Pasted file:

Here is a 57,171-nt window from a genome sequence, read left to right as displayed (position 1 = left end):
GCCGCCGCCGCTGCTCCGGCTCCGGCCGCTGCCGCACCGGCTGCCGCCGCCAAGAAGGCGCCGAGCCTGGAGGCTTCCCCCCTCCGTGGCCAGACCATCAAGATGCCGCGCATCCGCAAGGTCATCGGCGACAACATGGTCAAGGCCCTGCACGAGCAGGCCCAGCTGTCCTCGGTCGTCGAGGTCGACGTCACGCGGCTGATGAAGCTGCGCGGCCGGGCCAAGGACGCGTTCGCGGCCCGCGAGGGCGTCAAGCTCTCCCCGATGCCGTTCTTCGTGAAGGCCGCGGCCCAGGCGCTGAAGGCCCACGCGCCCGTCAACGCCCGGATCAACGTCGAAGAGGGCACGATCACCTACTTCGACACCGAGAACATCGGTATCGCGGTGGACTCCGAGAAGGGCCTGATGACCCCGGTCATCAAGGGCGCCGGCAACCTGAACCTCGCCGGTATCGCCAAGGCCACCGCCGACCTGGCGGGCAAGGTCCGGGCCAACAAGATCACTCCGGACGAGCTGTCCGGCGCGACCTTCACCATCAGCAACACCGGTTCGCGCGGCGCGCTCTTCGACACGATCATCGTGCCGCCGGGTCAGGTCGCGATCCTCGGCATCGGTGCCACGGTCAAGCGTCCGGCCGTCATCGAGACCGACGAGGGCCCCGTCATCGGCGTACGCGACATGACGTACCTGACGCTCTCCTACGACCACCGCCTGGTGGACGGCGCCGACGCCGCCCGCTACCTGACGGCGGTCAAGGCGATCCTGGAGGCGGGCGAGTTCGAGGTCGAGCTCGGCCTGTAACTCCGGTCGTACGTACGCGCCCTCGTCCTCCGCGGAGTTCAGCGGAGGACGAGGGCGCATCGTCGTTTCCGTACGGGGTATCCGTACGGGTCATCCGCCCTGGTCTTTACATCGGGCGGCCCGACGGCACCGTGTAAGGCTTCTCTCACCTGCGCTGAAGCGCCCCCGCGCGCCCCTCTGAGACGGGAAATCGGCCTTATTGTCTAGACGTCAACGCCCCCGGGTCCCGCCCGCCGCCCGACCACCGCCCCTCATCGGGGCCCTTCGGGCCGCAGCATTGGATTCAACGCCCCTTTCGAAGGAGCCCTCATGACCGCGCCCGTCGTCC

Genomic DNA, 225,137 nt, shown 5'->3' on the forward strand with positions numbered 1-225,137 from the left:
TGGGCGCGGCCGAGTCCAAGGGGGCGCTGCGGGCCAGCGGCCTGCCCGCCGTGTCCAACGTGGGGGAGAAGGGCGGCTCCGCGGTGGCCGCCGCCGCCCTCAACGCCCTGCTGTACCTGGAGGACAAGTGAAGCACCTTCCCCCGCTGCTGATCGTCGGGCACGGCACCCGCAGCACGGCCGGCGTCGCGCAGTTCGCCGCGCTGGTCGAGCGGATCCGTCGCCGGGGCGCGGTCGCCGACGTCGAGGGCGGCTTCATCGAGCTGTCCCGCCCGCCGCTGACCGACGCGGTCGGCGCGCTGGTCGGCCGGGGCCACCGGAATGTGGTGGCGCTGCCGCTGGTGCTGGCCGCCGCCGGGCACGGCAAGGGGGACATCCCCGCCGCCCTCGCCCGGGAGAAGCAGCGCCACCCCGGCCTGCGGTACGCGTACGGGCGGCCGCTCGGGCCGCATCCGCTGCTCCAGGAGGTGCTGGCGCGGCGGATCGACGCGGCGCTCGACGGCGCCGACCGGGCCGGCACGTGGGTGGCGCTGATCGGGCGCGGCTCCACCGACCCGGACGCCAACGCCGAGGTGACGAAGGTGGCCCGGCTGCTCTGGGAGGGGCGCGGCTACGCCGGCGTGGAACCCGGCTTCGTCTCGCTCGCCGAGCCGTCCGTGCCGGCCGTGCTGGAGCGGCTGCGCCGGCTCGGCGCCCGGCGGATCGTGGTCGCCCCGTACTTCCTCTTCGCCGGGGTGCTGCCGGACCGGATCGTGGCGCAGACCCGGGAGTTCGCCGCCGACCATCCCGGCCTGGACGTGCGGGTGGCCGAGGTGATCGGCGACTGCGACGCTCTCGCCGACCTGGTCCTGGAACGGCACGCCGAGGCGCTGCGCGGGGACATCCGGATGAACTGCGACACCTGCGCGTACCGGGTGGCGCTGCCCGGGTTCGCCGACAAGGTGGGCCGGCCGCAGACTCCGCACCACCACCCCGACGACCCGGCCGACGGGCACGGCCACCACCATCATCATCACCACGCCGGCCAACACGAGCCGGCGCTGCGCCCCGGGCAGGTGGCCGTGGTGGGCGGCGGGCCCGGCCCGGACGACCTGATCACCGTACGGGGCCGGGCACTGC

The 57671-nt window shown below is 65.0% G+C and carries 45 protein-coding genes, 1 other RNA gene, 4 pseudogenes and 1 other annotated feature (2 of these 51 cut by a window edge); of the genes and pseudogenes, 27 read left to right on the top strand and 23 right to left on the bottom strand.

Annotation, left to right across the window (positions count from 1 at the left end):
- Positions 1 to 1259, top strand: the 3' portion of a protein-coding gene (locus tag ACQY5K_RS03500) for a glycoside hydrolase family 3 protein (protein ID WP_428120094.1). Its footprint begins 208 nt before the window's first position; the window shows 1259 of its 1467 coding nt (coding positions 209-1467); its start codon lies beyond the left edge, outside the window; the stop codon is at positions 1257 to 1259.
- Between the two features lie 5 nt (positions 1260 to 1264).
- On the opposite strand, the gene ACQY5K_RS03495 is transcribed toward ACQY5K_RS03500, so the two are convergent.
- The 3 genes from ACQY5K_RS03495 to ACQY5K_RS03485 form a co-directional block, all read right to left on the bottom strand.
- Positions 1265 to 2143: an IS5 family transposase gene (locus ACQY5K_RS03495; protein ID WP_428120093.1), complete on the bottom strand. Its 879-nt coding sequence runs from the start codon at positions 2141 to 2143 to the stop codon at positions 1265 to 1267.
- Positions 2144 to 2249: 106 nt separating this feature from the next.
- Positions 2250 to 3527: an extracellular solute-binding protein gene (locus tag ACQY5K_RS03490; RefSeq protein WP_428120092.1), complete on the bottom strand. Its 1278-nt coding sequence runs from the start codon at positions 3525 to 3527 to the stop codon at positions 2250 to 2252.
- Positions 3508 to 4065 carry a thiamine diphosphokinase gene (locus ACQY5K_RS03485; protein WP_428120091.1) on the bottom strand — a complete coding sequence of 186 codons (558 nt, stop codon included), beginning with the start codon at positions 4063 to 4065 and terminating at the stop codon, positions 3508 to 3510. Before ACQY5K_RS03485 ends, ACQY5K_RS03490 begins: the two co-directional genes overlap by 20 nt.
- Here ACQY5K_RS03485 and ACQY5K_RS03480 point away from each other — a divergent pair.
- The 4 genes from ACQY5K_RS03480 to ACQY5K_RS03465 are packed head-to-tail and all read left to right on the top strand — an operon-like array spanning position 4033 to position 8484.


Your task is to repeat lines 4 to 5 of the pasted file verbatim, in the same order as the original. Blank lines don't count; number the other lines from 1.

TGGGCGCGGCCGAGTCCAAGGGGGCGCTGCGGGCCAGCGGCCTGCCCGCCGTGTCCAACGTGGGGGAGAAGGGCGGCTCCGCGGTGGCCGCCGCCGCCCTCAACGCCCTGCTGTACCTGGAGGACAAGTGAAGCACCTTCCCCCGCTGCTGATCGTCGGGCACGGCACCCGCAGCACGGCCGGCGTCGCGCAGTTCGCCGCGCTGGTCGAGCGGATCCGTCGCCGGGGCGCGGTCGCCGACGTCGAGGGCGGCTTCATCGAGCTGTCCCGCCCGCCGCTGACCGACGCGGTCGGCGCGCTGGTCGGCCGGGGCCACCGGAATGTGGTGGCGCTGCCGCTGGTGCTGGCCGCCGCCGGGCACGGCAAGGGGGACATCCCCGCCGCCCTCGCCCGGGAGAAGCAGCGCCACCCCGGCCTGCGGTACGCGTACGGGCGGCCGCTCGGGCCGCATCCGCTGCTCCAGGAGGTGCTGGCGCGGCGGATCGACGCGGCGCTCGACGGCGCCGACCGGGCCGGCACGTGGGTGGCGCTGATCGGGCGCGGCTCCACCGACCCGGACGCCAACGCCGAGGTGACGAAGGTGGCCCGGCTGCTCTGGGAGGGGCGCGGCTACGCCGGCGTGGAACCCGGCTTCGTCTCGCTCGCCGAGCCGTCCGTGCCGGCCGTGCTGGAGCGGCTGCGCCGGCTCGGCGCCCGGCGGATCGTGGTCGCCCCGTACTTCCTCTTCGCCGGGGTGCTGCCGGACCGGATCGTGGCGCAGACCCGGGAGTTCGCCGCCGACCATCCCGGCCTGGACGTGCGGGTGGCCGAGGTGATCGGCGACTGCGACGCTCTCGCCGACCTGGTCCTGGAACGGCACGCCGAGGCGCTGCGCGGGGACATCCGGATGAACTGCGACACCTGCGCGTACCGGGTGGCGCTGCCCGGGTTCGCCGACAAGGTGGGCCGGCCGCAGACTCCGCACCACCACCCCGACGACCCGGCCGACGGGCACGGCCACCACCATCATCATCACCACGCCGGCCAACACGAGCCGGCGCTGCGCCCCGGGCAGGTGGCCGTGGTGGGCGGCGGGCCCGGCCCGGACGACCTGATCACCGTACGGGGCCGGGCACTGC

The 57671-nt window shown below is 65.0% G+C and carries 45 protein-coding genes, 1 other RNA gene, 4 pseudogenes and 1 other annotated feature (2 of these 51 cut by a window edge); of the genes and pseudogenes, 27 read left to right on the top strand and 23 right to left on the bottom strand.